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The transformation of the BRIC acronym from an investment term into a household name of international politics and, more recently, into a semi-institutionalized political outfit (called BRICS, with a capital ‘S’), is one of the defining developments in international politics in the past decade. While the concept is now commonly used in the general public debate and international media, there has not yet been a comprehensive and scholarly analysis of the history of the BRICS term. The BRICS and the Future of Global Order offers a definitive reference history of the BRICS as a term and as an institution—a chronological narrative and analytical account of the BRICS concept from its inception in 2001 to the political grouping it is today. In addition, it analyzes what the rise of powers like Brazil, Russia, India, China, and South Africa means for the future of global order. Will the BRICS countries seek to establish a parallel system with its own distinctive set of rules, institutions, and currencies of power, rejecting key tenets of liberal internationalism, are will they seek to embrace the rules and norms that define today’s Western-led order?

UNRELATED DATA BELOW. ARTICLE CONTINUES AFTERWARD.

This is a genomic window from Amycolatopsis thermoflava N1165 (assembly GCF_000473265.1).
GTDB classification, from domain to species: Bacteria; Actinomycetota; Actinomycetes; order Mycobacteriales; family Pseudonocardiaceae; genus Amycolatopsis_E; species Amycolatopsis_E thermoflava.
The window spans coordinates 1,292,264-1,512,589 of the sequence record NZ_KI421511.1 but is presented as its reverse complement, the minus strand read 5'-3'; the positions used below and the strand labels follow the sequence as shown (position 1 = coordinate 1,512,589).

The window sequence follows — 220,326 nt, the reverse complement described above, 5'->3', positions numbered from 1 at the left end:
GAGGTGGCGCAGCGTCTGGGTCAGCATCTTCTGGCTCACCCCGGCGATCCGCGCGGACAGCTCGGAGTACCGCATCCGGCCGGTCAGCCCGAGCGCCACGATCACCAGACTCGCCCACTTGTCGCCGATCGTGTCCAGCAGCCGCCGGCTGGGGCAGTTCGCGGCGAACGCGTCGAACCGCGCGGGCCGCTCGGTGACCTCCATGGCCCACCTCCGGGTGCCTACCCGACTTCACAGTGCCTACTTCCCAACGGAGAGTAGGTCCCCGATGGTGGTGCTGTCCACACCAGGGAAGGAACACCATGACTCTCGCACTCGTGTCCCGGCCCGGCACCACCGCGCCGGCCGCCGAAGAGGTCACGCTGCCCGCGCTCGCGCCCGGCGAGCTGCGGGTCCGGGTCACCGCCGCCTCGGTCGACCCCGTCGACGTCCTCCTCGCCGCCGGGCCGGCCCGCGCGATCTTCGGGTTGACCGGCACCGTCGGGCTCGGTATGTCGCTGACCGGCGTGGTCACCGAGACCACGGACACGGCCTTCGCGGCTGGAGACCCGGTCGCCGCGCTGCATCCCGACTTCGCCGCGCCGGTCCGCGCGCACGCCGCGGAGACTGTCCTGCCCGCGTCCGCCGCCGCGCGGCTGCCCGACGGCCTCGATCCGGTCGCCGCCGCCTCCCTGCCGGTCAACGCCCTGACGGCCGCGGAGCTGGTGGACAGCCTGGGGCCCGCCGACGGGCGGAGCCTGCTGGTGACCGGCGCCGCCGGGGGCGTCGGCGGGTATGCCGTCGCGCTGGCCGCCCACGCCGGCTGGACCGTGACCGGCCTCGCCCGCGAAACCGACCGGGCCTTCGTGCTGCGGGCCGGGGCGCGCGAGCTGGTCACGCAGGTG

Taxation And State Building In Developing Countries

Author: Deborah Brautigam
Publisher: Cambridge University Press
ISBN: 1139469258
Size: 13.77 MB
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There is a widespread concern that, in some parts of the world, governments are unable to exercise effective authority. When governments fail, more sinister forces thrive: warlords, arms smugglers, narcotics enterprises, kidnap gangs, terrorist networks, armed militias. Why do governments fail? This book explores an old idea that has returned to prominence: that authority, effectiveness, accountability and responsiveness is closely related to the ways in which governments are financed. It matters that governments tax their citizens rather than live from oil revenues and foreign aid, and it matters how they tax them. Taxation stimulates demands for representation, and an effective revenue authority is the central pillar of state capacity. Using case studies from Africa, Asia, Eastern Europe and Latin America, this book presents and evaluates these arguments, updates theories derived from European history in the light of conditions in contemporary poorer countries, and draws conclusions for policy-makers.